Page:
# How to choose between nested or split-plot analysis of variance?

I am having serious problems understanding the type of design I have, I would appreciate any help you can give me to understand it:

I have 324 data points, and four factors:

• epoch factor, with three levels.
• altitudinal floor factor, with three levels.
• site factor, with nine levels.
• time factor, with three levels.

I have four points at each site, I have nine sites, these nine sites are divided in three, three sites correspond to the highest altitudinal floor, three to the middle altitudinal floor and three to the lower altitudinal floor, that give me a total of 36 points, in each point I took data three different times of day, giving me a total of 108 data points. And I repeated these procedure (the exactly same 36 points) in three epochs of the year.

In other words: Each epoch have 108 data points, these 108 are divided in three (the levels of altitudinal floor factor), 36 to each altitudinal floor, these 36 are divided in three (three levels of the site factor), 12 to each site, and these 12 are divided in three (the levels of time factor) each time have 4 data points.

I want know which anova is appropriate for test if there are differences at each factor: a nested anova:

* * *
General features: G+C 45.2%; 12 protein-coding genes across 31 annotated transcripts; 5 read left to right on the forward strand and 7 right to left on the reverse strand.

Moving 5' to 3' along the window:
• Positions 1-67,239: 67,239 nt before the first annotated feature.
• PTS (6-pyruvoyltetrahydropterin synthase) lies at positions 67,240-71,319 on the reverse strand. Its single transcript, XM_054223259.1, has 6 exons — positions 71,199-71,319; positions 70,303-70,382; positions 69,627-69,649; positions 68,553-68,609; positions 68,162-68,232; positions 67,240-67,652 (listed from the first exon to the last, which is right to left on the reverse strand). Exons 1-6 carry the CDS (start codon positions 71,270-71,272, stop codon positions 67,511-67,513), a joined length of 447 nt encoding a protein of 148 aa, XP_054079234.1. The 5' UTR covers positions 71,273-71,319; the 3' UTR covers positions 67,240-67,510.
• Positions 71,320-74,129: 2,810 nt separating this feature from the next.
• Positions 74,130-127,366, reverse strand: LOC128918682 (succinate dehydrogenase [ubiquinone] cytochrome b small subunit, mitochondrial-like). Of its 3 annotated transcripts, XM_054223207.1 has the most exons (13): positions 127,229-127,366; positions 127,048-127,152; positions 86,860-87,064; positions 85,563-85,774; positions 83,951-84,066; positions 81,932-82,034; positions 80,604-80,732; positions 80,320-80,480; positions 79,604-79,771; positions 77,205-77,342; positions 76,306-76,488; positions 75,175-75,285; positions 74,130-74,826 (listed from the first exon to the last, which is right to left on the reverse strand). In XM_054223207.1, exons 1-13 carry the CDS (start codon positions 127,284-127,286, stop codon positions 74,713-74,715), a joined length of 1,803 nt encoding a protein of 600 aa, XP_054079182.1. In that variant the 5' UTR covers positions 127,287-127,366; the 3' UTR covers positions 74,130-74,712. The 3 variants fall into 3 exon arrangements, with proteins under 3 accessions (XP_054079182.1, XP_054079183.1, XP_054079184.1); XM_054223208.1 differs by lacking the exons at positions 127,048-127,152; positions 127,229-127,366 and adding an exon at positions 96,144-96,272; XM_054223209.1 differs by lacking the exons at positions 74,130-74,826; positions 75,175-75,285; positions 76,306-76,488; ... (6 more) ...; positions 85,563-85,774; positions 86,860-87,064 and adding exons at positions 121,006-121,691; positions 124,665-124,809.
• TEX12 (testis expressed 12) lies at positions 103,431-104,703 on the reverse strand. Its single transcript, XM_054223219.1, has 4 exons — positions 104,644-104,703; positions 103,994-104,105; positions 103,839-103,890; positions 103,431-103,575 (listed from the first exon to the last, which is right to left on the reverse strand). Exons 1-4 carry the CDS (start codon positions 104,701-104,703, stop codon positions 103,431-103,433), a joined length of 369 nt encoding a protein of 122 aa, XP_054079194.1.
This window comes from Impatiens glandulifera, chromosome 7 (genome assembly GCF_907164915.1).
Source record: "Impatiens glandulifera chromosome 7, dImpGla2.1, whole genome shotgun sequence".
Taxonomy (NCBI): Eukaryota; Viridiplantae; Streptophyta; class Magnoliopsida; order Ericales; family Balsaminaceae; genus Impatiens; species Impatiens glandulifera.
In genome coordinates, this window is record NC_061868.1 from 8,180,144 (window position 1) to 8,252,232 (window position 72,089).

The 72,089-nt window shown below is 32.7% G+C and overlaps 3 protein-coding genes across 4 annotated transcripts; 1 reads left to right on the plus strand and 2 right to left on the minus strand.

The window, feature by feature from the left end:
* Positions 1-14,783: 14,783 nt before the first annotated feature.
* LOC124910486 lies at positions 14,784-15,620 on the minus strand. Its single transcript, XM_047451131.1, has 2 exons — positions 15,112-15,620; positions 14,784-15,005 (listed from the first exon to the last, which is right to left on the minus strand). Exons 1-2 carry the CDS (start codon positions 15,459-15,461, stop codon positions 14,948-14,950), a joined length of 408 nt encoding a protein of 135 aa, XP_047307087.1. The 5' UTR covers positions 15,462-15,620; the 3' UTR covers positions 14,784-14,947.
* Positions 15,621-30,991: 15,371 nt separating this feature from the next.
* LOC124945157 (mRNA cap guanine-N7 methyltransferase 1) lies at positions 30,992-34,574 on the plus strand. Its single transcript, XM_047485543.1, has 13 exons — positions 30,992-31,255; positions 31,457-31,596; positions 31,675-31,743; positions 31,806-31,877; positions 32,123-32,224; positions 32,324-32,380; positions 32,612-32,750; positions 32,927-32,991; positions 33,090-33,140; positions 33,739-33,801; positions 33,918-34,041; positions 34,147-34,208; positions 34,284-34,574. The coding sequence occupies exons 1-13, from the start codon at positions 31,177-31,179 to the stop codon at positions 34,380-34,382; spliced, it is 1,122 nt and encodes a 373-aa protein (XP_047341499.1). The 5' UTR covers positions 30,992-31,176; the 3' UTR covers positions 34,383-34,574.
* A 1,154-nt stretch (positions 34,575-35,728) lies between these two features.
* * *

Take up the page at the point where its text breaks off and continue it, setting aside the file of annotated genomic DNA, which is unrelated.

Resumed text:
aov(y ~ (epoch/floor/site/time), data=data)


or a split-plot anova:

aov(y ~ floor*site*time + Error(epoch/floor/site/time), data=data)


From what I've read, I think that is a nested design, but I dont understand why it is not a split-plot. Can anyone help me?

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Is the three-way interaction term in that second model necessary? I thought that the Error term in the anova call would already take that into account, but I could be mistaken. –  Jonathan Thiele Jun 17 '12 at 2:33
Yes, it is necessary, if not, adds the sum of squares of each factor in the residual term. –  Juan Jun 17 '12 at 3:12
Your design looks like a 2 repeated-measures factors (3 times X 3 epochs) by 2 between-subject factors where one (site) is nested in the other (floor). –  ttnphns Jun 17 '12 at 7:34
thank you, that sounds reasonable. Do you have any idea of how write this in R? –  Juan Jun 19 '12 at 19:09